Bathroom Fan/Heater Unit Incompatible With Electric Wiring? - Electrical - DIY Chatroom Home Improvement Forum

Go Back   DIY Chatroom Home Improvement Forum > Home Improvement > Electrical


Thread Tools Display Modes
Old 02-08-2008, 11:32 AM   #1
Join Date: Jan 2008
Posts: 13
Rewards Points: 10

Bathroom Fan/Heater unit incompatible with electric wiring?

I am at the end of a long nightmare bathroom remodel, and the only (big) thing left is the bathroom fan/heater. The contractor suggested a Panasonic heater/fan combo which he says is great and he's never had problems with. The fan seems to work, although I can't really tell a big difference with the fan off and on. When I first saw the bathroom mostly done, the heater electrical switch didn't do anything when we turned it on. He tested the electricity, and said there was power going to the unit and going to the switch, and said maybe the motor died. He bought a new unit and switched out the motor. He told me that he got it to work, and yes there was a noise when we turned on the heater switch. I noticed a faint rubbery/burning odor, which he said was normal in new units. I left it on to make sure that it worked, and while he was still there finishing other stuff, realized that it never got warm. He said he would check it out, turned it off, turned it back on, and it was dead again.

I have an old house - is it possible that my electrical wiring can't support this heater? The heater is not absolutely necessary, it just gets kind of cold in there. I would love to get some type advice/info on how this all works since I am a total newbie who has been thrown into learning about all aspects of home repair due to this remodel.


bathroom nightmare is offline   Reply With Quote
Old 02-08-2008, 12:00 PM   #2
Stubbie's Avatar
Join Date: Jan 2007
Location: Kansas
Posts: 5,341
Rewards Points: 2,652

Do you have the model# the only one I find on line is FV-11VH1 which is a 120 volt model. Something to check...Is the fan blade in a bind and not able to rotate freely. Sometimes the fan blade is in contact with the frame and will sieze burning up your motor. Take off the trim cover and take a look.


Stubbie is offline   Reply With Quote
Old 02-08-2008, 03:44 PM   #3
Join Date: Nov 2007
Posts: 948
Rewards Points: 1,274

The heater should unplug from the housing and drop down from the unit. You can even test it by plugging it into any ordinary outlet. Don't confuse the heater with the exhaust fan, which is also a separate module which you can also bench test. Do you have sepatate switches for each function? Was a separate circuit ran for this?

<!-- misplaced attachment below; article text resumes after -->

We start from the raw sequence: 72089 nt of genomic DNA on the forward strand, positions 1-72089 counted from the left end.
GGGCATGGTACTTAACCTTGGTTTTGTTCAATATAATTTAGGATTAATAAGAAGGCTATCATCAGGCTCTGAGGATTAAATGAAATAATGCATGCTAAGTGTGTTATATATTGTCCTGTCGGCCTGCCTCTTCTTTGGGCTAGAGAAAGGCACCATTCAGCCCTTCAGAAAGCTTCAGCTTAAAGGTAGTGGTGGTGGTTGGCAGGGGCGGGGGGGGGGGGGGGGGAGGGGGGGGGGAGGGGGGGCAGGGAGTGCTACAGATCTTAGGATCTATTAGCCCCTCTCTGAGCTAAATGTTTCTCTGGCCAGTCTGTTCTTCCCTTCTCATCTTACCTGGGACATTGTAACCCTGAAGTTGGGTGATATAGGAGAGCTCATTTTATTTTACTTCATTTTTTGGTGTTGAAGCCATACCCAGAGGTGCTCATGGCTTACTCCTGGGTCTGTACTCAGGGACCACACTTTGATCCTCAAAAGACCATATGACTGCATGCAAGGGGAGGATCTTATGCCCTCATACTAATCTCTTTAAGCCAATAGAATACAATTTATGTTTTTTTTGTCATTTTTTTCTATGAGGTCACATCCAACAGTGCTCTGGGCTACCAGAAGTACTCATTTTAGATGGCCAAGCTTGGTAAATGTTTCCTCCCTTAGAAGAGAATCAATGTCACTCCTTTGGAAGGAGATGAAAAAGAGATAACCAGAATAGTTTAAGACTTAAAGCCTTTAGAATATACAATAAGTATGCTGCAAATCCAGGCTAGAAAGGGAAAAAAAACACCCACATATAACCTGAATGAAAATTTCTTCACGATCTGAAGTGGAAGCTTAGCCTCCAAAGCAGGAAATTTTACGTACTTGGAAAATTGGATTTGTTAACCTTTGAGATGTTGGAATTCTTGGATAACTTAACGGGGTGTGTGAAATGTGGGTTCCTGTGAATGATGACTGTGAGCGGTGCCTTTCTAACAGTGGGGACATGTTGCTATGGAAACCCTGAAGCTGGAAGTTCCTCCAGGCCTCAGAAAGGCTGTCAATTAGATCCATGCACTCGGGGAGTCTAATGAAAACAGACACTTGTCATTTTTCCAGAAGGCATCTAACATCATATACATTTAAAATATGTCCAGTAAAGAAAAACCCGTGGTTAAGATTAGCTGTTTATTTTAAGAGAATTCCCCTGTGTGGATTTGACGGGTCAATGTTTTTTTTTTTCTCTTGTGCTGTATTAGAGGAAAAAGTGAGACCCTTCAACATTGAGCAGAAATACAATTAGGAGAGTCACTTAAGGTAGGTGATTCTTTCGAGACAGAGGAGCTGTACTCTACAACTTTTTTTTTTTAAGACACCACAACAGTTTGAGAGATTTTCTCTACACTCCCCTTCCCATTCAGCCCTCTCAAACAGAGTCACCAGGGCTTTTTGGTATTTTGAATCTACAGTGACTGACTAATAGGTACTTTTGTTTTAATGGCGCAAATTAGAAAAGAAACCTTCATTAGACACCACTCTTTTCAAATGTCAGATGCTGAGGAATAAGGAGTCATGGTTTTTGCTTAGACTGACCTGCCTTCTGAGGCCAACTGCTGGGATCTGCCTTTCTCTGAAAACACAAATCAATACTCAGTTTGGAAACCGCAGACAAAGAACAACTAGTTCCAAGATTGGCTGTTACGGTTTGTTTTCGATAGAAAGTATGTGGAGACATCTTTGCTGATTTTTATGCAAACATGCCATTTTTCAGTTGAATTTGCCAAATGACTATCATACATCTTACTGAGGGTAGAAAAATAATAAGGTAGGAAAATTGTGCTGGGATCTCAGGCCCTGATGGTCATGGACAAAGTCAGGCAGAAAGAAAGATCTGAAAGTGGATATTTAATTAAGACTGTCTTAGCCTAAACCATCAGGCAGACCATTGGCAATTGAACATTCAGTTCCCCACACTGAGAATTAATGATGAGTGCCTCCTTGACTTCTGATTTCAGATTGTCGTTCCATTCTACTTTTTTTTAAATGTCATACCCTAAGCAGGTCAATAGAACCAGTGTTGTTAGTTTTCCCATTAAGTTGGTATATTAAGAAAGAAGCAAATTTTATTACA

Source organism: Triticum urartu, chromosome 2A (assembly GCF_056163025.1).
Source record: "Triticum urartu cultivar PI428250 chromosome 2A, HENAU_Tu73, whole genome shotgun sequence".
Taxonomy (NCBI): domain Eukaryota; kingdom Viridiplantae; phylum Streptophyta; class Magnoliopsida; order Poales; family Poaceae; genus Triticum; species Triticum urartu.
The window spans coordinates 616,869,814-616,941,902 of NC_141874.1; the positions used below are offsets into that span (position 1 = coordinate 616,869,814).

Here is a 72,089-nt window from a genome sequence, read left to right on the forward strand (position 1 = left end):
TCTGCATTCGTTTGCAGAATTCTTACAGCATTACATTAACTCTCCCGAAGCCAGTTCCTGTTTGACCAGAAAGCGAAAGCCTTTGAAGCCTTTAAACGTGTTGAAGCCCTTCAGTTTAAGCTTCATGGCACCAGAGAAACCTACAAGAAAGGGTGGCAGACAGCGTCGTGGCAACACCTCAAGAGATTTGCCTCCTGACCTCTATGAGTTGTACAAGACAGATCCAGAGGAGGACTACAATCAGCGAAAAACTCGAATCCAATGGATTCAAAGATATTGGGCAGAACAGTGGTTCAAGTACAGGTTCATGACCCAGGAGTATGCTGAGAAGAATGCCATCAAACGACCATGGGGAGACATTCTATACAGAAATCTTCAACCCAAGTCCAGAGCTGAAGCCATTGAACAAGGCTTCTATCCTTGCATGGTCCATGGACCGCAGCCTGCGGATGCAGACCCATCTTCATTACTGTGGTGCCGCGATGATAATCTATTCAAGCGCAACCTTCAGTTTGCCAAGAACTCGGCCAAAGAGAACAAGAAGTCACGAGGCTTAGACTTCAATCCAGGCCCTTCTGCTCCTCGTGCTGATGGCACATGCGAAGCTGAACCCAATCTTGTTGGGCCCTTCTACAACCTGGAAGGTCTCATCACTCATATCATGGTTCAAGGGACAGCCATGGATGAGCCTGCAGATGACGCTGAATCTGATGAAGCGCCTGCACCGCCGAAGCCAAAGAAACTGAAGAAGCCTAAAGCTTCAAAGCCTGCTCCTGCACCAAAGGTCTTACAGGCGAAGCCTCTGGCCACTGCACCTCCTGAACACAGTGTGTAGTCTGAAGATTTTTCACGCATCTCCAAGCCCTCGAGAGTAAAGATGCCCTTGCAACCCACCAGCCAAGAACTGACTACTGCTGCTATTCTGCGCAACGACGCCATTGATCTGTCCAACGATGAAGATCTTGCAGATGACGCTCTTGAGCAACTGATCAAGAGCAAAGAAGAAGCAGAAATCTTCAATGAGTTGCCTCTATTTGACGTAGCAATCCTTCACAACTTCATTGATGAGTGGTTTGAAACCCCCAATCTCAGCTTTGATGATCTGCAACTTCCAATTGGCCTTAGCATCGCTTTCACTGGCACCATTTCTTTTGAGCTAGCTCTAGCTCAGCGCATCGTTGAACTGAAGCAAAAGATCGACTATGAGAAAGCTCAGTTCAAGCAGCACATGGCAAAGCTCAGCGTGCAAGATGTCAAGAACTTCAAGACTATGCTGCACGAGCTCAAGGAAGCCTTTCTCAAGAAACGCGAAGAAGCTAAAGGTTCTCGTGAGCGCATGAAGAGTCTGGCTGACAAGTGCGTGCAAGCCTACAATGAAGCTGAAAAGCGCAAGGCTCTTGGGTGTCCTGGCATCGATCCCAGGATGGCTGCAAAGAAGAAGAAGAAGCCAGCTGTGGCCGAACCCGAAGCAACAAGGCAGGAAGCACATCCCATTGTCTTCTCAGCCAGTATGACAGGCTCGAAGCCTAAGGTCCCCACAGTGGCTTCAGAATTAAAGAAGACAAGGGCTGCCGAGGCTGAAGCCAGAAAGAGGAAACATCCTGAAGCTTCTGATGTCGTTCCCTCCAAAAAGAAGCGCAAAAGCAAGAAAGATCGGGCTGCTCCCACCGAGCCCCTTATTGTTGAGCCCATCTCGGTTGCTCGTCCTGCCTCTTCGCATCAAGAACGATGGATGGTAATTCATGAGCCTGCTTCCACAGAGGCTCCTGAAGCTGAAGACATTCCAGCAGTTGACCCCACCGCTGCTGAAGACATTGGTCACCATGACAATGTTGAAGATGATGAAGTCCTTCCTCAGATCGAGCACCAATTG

LawnGuyLandSparky is offline   Reply With Quote
Old 02-08-2008, 08:21 PM   #4
Licensed Electrical Cont.
Speedy Petey's Avatar
Join Date: Feb 2004
Location: NY State
Posts: 7,821
Rewards Points: 1,992

Lawn Guy, you can't do that with a Panasonic. They have a proprietary plug setup.

Bathroom, did your guy run a new circuit to this unit. This would not change anything but most do require this.
YES, your wiring can of course "support" this unit. If the circuit were not big enough or there was too much on it the breaker would trip. This goes back to my comment about a dedicated circuit.

I have NO idea what your guy did (is doing) wrong. I use a TON of Panasonic fan and I have had a problem with only one noisy motor. My supplier got a new replacement motor (only) and it was fine.

You say it doesn't seem to do anything with the fan on? First off they are SUPER quiet. So much so that you typically can't tell they are even on. Throw a square or two of TP up on the fan grille and see if it stays. It will definitely stay up there if the fan is working and the vent is not blocked.

The heater? Again, sorry, I don't know.
Sometimes I feel like if I answer any more questions it is like someone trying to climb over a fence to jump off a bridge and me giving them a boost.
Speedy Petey is offline   Reply With Quote
Old 02-09-2008, 03:41 PM   #5
Join Date: Jan 2008
Posts: 13
Rewards Points: 10

Thanks for the TP tip! That's ingenious, and yes, it does support a piece of tp, so I'm happy the vent fan at least works.

Yes, the model has 3 switches, so I have 4 switches in my bathroom now. One for unrelated lights. One for the fan, one for the heater, and one for a light. I don't know what the model number is, just really wanted to know whether the problem is with my "wires" as at one point the contractor who is so done with the project said that my poor water pressure was caused by my pipes (it wasn't, it was a bad valve) and the heater problem was caused by my old wires. Sounds like it's not the electrical wires, but more likely something wrong with the new unit. Thanks for your advice!
bathroom nightmare is offline   Reply With Quote

Thread Tools
Display Modes

Posting Rules
You may not post new threads
You may not post replies
You may not post attachments
You may not edit your posts

BB code is On
Smilies are On
[IMG] code is On
HTML code is Off
Trackbacks are Off
Pingbacks are Off
Refbacks are Off

Similar Threads
Thread Thread Starter Forum Replies Last Post
Electric door strike wiring help z32 Electrical 3 03-22-2010 12:17 PM
Old wiring - Bathroom Light Psully24 Electrical 11 12-01-2007 12:20 AM
bathroom light bar wiring kenny11876 Electrical 6 03-05-2007 06:25 PM
Help with bathroom wiring - URGENTLY NEEDED cfonseca Electrical 4 02-16-2007 01:42 AM
Wiring electric heater in bathroom PatSea Electrical 5 01-06-2007 09:40 PM

Top of Page | View New Posts


Search Engine Friendly URLs by vBSEO 3.6.1